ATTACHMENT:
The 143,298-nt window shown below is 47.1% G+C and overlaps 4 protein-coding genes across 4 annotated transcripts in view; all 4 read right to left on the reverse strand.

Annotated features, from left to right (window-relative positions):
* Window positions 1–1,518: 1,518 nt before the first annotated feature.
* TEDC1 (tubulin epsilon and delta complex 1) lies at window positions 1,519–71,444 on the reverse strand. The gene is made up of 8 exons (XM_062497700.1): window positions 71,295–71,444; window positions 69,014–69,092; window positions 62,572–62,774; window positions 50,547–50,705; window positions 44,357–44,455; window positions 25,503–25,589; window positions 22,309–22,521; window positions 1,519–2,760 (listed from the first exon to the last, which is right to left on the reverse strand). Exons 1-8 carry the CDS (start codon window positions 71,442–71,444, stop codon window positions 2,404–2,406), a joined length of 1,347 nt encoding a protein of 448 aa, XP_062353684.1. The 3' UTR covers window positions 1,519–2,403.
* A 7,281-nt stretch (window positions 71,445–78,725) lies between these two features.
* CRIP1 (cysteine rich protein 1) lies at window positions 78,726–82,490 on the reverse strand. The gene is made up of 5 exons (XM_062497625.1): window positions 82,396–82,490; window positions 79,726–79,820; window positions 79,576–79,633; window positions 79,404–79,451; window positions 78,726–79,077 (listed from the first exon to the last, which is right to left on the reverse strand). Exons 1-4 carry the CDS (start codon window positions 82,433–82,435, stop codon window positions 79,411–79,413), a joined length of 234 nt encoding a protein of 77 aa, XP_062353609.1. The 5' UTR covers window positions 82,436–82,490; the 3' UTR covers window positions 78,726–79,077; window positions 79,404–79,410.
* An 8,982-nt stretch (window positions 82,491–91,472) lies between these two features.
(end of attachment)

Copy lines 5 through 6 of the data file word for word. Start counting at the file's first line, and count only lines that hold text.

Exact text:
* A 7,281-nt stretch (window positions 71,445–78,725) lies between these two features.
* CRIP1 (cysteine rich protein 1) lies at window positions 78,726–82,490 on the reverse strand. The gene is made up of 5 exons (XM_062497625.1): window positions 82,396–82,490; window positions 79,726–79,820; window positions 79,576–79,633; window positions 79,404–79,451; window positions 78,726–79,077 (listed from the first exon to the last, which is right to left on the reverse strand). Exons 1-4 carry the CDS (start codon window positions 82,433–82,435, stop codon window positions 79,411–79,413), a joined length of 234 nt encoding a protein of 77 aa, XP_062353609.1. The 5' UTR covers window positions 82,436–82,490; the 3' UTR covers window positions 78,726–79,077; window positions 79,404–79,410.